My husband and I live in an apartment building with shared laundry rooms. Occasionally we put in a load early in the morning around 6:00 AM when we’re getting back from the gym. We can manage a load before we go to work and it’s one less chore left for the evening or weekend. On a recent such occasion my husband went to switch the clothes to the dryer to realize someone had placed a bottle of Clorox with the cap partially unscrewed in our washer. Some, but not all, of our clothes were ruined. “How many people are doing laundry at 6:00 in the morning?” I wanted to know. There were two other machines available on our floor and who knows how many open on our 17-floor building. Why would someone do this?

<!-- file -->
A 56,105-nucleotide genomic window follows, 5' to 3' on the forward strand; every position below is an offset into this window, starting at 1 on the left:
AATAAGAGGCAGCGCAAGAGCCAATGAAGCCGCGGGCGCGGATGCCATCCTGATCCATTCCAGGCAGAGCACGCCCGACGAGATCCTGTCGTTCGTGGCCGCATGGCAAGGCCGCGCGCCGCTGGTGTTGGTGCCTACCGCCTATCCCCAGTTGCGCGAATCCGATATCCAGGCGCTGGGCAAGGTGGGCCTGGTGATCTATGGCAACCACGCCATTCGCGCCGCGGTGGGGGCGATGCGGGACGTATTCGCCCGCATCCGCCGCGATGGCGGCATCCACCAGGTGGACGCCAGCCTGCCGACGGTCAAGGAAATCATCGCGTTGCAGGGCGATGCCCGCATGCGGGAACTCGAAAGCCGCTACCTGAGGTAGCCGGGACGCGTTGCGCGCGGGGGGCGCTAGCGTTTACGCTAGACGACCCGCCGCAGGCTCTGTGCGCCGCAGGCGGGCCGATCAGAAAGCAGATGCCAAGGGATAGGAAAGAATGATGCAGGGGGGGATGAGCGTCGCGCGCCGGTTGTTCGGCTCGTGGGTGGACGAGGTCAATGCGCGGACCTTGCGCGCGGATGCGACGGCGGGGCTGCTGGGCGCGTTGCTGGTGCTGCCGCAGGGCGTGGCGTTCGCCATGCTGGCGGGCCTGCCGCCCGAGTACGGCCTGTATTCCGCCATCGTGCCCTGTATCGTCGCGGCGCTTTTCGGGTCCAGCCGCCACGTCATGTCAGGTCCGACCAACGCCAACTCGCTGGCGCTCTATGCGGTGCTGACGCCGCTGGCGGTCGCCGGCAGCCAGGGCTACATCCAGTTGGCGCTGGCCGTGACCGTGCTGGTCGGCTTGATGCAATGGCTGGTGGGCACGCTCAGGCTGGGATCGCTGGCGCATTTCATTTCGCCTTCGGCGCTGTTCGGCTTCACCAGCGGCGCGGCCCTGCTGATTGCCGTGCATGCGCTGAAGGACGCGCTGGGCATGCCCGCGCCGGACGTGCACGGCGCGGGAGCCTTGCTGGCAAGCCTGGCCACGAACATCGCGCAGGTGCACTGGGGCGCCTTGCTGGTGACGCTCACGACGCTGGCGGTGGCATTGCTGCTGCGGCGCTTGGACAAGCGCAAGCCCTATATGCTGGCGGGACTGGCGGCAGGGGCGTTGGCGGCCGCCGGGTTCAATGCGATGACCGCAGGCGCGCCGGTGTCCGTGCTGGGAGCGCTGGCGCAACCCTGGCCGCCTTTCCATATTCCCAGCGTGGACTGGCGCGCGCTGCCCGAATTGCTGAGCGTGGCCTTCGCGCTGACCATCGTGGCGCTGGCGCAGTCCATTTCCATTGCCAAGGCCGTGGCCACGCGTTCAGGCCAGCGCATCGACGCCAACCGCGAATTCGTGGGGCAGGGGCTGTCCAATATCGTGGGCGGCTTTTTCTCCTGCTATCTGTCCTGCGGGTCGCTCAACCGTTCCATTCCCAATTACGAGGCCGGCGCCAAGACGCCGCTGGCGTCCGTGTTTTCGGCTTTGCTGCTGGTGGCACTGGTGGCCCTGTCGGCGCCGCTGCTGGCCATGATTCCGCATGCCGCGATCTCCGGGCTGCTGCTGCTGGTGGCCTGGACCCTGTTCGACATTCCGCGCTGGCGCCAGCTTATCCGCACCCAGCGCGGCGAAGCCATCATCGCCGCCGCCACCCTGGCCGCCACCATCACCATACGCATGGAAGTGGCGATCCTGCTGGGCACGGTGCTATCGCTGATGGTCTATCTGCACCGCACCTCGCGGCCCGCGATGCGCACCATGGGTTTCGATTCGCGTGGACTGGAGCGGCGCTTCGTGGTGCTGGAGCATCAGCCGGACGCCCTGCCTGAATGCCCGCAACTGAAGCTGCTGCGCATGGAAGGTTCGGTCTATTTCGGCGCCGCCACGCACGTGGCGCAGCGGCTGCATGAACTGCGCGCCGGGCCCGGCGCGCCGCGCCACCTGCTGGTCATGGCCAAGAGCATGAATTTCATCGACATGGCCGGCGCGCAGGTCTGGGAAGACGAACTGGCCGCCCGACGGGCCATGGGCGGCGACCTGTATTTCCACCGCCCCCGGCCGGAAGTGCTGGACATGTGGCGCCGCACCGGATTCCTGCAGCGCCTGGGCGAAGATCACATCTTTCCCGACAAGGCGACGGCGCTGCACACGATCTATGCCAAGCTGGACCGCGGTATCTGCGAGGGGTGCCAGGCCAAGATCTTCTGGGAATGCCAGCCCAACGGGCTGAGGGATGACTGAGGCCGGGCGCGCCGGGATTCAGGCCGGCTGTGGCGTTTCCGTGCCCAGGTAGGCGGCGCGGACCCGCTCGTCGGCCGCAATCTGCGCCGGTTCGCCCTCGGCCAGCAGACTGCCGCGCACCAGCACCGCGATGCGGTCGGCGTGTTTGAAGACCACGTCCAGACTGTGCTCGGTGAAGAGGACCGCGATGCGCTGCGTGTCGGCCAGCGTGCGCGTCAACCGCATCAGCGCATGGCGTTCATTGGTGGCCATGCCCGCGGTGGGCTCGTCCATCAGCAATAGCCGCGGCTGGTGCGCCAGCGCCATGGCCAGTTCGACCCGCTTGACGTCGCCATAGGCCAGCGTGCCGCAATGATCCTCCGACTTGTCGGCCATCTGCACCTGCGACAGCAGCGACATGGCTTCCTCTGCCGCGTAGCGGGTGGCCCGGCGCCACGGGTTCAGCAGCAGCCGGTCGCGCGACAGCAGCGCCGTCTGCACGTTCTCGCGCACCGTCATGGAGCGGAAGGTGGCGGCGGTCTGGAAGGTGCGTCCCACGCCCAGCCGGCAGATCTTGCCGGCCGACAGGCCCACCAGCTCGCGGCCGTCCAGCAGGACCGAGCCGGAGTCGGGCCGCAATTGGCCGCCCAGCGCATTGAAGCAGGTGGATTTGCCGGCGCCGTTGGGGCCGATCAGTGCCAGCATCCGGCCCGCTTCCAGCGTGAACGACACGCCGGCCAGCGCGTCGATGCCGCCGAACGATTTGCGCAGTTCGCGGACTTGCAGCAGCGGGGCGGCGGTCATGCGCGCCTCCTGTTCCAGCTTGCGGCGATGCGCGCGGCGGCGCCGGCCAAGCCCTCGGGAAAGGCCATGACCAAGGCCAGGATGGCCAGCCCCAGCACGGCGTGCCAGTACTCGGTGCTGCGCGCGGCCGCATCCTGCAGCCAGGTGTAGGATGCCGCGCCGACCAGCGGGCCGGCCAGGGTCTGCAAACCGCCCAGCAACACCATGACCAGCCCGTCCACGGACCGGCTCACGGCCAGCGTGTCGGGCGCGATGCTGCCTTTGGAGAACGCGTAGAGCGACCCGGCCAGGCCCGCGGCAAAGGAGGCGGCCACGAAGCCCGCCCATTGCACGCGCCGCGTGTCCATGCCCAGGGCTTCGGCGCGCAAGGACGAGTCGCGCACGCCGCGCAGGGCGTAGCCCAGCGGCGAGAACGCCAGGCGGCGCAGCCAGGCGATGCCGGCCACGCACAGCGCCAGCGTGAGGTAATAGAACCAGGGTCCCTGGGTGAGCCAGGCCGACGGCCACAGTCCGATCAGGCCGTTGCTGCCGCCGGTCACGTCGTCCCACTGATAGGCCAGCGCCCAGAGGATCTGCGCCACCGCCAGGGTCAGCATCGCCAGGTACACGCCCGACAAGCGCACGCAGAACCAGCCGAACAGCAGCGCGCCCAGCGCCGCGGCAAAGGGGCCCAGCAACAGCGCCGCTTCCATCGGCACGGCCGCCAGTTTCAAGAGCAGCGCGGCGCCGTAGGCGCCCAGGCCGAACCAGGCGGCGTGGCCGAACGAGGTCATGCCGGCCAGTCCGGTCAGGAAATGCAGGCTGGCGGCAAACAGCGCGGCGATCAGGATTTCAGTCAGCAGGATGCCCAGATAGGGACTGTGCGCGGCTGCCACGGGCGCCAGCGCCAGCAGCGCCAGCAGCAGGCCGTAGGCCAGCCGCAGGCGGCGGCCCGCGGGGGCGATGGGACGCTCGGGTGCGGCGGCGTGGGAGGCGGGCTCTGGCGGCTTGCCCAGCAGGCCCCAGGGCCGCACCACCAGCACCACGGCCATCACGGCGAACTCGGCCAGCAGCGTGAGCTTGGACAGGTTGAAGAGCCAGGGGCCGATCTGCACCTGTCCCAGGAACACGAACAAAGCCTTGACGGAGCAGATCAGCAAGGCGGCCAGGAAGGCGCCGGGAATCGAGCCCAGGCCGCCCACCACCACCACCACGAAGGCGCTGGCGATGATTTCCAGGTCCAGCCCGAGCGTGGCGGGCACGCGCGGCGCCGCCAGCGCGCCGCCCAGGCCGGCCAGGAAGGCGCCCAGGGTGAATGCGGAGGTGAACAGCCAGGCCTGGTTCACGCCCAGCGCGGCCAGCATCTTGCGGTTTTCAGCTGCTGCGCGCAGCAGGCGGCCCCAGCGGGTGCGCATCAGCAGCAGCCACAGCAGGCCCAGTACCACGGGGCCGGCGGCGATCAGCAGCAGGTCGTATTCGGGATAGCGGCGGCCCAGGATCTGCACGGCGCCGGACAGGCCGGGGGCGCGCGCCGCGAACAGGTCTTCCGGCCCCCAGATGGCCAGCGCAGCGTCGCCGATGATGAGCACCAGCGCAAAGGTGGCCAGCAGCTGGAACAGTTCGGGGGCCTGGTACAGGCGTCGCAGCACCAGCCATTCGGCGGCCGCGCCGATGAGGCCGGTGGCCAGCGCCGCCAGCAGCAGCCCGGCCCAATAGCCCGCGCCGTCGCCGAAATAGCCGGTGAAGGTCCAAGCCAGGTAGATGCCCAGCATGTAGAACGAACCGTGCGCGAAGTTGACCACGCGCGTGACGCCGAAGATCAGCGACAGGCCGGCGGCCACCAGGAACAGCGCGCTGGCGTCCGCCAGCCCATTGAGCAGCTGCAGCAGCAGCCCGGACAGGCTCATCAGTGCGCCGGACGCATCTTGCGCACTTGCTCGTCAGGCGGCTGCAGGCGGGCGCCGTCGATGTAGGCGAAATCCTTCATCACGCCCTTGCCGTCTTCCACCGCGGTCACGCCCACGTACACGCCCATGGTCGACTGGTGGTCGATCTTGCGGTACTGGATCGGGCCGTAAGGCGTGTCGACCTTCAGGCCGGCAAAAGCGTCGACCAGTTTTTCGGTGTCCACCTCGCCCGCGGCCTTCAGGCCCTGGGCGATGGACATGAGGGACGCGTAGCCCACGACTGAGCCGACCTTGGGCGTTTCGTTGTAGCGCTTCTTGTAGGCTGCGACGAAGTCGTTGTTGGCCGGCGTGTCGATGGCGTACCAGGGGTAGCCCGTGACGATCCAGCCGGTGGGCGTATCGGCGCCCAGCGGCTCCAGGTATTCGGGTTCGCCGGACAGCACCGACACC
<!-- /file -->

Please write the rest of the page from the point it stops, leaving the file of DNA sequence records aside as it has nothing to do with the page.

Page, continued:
Frustrated, discussing the incident with a friend, she shared a recent laundry incident of her own. Her neighbor brought her a laundry card thinking my friend had left it in the laundry room. Assuming her neighbor was correct she accepted the card only to realize a week later she now had two cards. The card belonged to someone else who for the past week could have reasonably assumed the card was stolen. My friend planned to send an email to her building listserv, but there was no guarantee the owner of the card may read it. What if the owner of the card became skeptical of his or her neighbors?

We all make assumptions that inform our judgments and, consequentially, our decisions. If we only made decisions with full information, which is relative, we’d never get anything done. Limited knowledge makes the truth a matter of perception. When we perceive ourselves as wronged it’s worth evaluating how much we really know. Our relationships, both professional and personal, would benefit for it.